Individuals must assess their values and priorities, as well as their overall health, in the…
As the baby boomer generation ages—and downsizes—more and more adult children will be tasked with going through their loved one’s belongings to decide what to do with everything. As more and more people downsize after retirement, china sets, furniture, heirlooms, and other belongings are often left behind and unwanted. Have you ever wondered how to handle a surplus of stuff when a loved one ages?
Traditionally, these items have been passed down to the next generation. But today, the next generation has different needs, tastes, and wants. As a result, there is a surplus of “stuff” baby boomers don’t need or have room for, and their adult children don’t want. Maybe that includes you.
This is an all too common problem with a few helpful solutions.
The thought of tossing a lifetime of belongings in the trash is more than many can bear, which explains the advent of the senior move management industry. Today, there are a plethora of professionals who can help your loved one go through each item to decide what should be kept, what should be given away, and what should go to charity or donated.
The cost of this professional service can be up to $5,000 for a large estate, but it eases the burden on the adult children and ensures the loved one’s wishes are listened to and honored.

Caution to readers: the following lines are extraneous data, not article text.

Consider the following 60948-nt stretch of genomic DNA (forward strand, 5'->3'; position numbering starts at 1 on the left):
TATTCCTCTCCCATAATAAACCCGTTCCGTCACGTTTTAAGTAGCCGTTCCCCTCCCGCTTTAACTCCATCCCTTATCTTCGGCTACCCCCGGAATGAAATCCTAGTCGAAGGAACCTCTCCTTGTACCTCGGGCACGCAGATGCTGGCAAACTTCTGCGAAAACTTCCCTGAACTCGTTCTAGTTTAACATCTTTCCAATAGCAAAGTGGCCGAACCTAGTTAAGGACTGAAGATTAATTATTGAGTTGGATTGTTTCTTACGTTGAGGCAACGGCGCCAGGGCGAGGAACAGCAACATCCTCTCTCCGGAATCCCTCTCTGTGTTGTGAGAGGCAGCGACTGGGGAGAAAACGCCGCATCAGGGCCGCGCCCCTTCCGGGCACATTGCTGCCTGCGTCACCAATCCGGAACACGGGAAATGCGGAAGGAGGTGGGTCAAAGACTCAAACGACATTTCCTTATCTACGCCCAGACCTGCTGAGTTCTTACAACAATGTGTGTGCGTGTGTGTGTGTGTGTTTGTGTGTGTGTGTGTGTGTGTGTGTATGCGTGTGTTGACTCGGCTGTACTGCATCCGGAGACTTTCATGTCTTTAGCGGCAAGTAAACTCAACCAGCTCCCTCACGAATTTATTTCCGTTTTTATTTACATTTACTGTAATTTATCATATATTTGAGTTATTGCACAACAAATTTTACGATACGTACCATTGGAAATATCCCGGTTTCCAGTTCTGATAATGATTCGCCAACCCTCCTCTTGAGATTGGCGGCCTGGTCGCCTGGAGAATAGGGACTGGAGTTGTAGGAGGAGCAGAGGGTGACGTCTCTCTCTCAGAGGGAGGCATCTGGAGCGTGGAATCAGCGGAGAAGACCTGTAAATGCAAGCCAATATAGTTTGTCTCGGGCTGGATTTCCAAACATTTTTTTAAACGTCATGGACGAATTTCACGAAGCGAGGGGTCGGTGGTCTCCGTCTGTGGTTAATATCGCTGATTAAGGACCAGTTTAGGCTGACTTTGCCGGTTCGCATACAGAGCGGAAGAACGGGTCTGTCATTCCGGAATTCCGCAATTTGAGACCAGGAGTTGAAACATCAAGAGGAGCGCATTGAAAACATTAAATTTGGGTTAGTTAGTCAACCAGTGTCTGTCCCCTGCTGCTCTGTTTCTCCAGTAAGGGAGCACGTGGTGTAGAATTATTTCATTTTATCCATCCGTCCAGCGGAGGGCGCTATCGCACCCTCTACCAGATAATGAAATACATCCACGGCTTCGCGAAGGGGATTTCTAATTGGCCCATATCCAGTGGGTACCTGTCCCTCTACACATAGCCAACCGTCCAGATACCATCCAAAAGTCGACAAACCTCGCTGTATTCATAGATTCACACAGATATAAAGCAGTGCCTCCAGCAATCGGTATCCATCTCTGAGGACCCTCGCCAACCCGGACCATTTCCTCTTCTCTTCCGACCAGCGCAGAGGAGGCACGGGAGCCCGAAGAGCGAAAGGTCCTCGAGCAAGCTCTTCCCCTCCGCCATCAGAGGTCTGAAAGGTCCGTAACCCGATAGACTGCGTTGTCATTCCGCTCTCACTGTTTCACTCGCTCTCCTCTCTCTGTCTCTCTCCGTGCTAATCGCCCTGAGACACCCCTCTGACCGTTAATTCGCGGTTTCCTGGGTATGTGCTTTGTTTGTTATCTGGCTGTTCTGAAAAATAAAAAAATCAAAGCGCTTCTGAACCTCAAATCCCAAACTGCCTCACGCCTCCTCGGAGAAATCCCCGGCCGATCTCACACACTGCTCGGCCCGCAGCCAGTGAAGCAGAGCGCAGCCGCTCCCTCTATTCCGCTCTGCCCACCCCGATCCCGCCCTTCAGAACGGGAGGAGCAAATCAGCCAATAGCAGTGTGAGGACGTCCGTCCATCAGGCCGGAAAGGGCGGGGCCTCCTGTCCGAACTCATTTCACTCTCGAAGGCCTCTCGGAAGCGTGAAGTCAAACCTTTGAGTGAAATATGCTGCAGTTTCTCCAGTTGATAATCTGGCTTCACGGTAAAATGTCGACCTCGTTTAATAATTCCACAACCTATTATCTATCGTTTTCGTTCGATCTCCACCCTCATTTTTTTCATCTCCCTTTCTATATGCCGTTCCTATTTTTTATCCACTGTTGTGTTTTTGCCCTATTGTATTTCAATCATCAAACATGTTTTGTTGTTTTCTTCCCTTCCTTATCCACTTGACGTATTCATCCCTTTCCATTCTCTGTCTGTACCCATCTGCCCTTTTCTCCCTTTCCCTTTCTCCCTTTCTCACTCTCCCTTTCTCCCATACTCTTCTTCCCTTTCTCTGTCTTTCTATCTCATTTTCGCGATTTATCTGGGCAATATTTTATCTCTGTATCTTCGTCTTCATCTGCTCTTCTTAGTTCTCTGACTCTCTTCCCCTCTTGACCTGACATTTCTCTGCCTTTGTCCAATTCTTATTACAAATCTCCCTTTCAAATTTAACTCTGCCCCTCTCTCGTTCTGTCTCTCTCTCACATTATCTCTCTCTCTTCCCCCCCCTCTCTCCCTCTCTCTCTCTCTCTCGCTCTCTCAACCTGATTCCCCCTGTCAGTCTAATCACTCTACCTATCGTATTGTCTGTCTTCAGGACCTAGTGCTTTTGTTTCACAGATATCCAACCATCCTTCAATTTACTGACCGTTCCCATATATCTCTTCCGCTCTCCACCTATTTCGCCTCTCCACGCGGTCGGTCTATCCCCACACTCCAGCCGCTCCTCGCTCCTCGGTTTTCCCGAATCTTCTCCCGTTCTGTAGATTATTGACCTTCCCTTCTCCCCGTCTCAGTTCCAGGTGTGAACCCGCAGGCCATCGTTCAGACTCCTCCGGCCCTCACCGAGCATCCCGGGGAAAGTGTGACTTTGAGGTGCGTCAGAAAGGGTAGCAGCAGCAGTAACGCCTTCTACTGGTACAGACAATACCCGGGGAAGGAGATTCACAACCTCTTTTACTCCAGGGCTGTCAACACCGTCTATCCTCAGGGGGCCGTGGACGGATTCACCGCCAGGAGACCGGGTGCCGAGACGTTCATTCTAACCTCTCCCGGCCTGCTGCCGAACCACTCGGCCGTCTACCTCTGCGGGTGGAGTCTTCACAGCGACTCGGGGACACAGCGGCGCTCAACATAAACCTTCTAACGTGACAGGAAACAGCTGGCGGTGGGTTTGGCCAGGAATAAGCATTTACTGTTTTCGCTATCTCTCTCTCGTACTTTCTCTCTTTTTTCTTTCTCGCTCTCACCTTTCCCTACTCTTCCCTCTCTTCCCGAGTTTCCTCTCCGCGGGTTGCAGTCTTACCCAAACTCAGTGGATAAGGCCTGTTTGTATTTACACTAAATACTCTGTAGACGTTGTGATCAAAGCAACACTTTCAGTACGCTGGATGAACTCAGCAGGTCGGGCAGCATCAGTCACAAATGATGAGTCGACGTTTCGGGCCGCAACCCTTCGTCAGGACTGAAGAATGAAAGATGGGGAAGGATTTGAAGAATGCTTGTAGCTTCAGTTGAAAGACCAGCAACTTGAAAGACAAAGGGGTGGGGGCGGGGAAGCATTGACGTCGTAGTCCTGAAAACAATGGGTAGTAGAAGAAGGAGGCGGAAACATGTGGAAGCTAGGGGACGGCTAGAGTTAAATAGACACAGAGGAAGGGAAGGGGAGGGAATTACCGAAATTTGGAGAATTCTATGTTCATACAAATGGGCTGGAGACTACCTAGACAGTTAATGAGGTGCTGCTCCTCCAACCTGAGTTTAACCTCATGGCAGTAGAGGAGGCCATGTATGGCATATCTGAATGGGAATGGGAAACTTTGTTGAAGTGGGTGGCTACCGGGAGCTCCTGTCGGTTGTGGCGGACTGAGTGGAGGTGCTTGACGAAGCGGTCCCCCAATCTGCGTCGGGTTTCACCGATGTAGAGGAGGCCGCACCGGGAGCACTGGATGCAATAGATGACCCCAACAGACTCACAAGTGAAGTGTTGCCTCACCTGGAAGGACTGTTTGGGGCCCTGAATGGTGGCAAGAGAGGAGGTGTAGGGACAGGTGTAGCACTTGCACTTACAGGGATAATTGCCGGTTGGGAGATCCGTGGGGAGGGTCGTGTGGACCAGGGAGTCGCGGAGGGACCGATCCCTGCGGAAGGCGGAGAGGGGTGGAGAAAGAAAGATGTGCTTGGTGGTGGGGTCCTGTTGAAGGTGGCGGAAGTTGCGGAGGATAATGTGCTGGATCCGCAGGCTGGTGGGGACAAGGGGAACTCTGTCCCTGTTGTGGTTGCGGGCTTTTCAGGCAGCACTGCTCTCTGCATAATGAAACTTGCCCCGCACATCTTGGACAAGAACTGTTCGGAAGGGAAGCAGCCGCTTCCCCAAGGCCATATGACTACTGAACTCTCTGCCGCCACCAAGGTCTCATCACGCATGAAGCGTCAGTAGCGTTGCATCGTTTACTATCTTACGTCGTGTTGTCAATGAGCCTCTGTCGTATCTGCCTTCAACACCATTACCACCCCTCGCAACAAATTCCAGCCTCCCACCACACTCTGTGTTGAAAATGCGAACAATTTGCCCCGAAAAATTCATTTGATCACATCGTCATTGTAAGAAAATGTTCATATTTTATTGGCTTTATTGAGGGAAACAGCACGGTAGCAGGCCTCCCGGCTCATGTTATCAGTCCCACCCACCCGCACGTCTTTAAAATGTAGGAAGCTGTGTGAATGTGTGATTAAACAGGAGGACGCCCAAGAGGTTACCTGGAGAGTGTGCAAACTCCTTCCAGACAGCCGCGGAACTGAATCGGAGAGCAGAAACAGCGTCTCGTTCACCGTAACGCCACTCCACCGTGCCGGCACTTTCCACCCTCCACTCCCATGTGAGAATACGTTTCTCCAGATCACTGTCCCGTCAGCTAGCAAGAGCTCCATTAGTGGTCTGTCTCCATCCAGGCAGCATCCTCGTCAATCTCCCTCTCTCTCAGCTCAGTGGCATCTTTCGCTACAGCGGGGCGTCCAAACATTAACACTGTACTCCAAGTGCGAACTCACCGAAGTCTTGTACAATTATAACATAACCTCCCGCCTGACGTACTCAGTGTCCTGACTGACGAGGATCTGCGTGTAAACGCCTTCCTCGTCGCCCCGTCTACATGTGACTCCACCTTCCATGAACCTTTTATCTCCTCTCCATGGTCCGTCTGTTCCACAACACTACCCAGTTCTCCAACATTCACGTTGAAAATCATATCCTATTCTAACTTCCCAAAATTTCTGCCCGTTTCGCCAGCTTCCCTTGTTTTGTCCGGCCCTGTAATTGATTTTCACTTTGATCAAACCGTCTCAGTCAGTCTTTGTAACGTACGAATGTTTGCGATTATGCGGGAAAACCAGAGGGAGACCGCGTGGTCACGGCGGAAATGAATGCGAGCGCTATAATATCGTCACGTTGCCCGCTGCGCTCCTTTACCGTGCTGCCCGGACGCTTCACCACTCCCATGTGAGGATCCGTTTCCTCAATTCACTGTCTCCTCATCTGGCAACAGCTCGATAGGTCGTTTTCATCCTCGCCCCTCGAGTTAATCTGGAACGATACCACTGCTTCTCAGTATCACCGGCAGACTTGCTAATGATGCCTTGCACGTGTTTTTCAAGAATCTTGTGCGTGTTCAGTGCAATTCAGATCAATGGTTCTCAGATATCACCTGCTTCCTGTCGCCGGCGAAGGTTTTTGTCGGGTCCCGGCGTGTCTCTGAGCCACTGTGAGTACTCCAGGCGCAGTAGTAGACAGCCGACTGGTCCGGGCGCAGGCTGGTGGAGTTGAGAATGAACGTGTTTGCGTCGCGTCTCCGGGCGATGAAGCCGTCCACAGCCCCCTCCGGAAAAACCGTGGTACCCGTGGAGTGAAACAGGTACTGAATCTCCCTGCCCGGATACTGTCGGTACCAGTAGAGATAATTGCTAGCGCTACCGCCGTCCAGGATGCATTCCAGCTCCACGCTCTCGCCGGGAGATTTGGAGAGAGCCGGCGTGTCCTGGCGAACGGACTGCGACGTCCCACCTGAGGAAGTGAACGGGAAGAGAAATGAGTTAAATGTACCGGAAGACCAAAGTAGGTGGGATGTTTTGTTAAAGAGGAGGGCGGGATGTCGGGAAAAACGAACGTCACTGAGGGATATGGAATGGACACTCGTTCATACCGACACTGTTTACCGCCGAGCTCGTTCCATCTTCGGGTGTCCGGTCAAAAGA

Bear in mind, as the baby boomer generation ages, charities and nonprofits that typically accept used furniture and other belongings are faced with the burden of too much stuff. The dated styles baby boomers preferred during their prime don’t fit the tastes and needs of today’s generation. The current generation views belongings like furniture and dishes as functional and more disposable, better suited to their urban, fast-paced lives where minimalism and portability are more prized than sentimentality and tradition.
Another way to decrease the time and effort it takes to dispose of all your belongings is to be very clear about what you consider to be heirlooms and valuable items by indicating in your will, or in a separate writing ancillary to your will, exactly what’s important to you and what isn’t.
Most importantly, talk to your children or other heirs to see what they want and don’t want. And to make sure they know what’s important to you, and what isn’t. The more you can communicate about this now with your loved one’s, the better.
You may be surprised to discover that most family fights that break up families aren’t over money at all, but over the personal property of mom and dad that the kids fight over because there was not clear instructions.
As more baby boomers age and non-profits turn away dated donations, the need for thoughtful estate planning is greater than ever. A comprehensive estate plan can ensure your belongings either go to those who will cherish them or to charities that will benefit from them.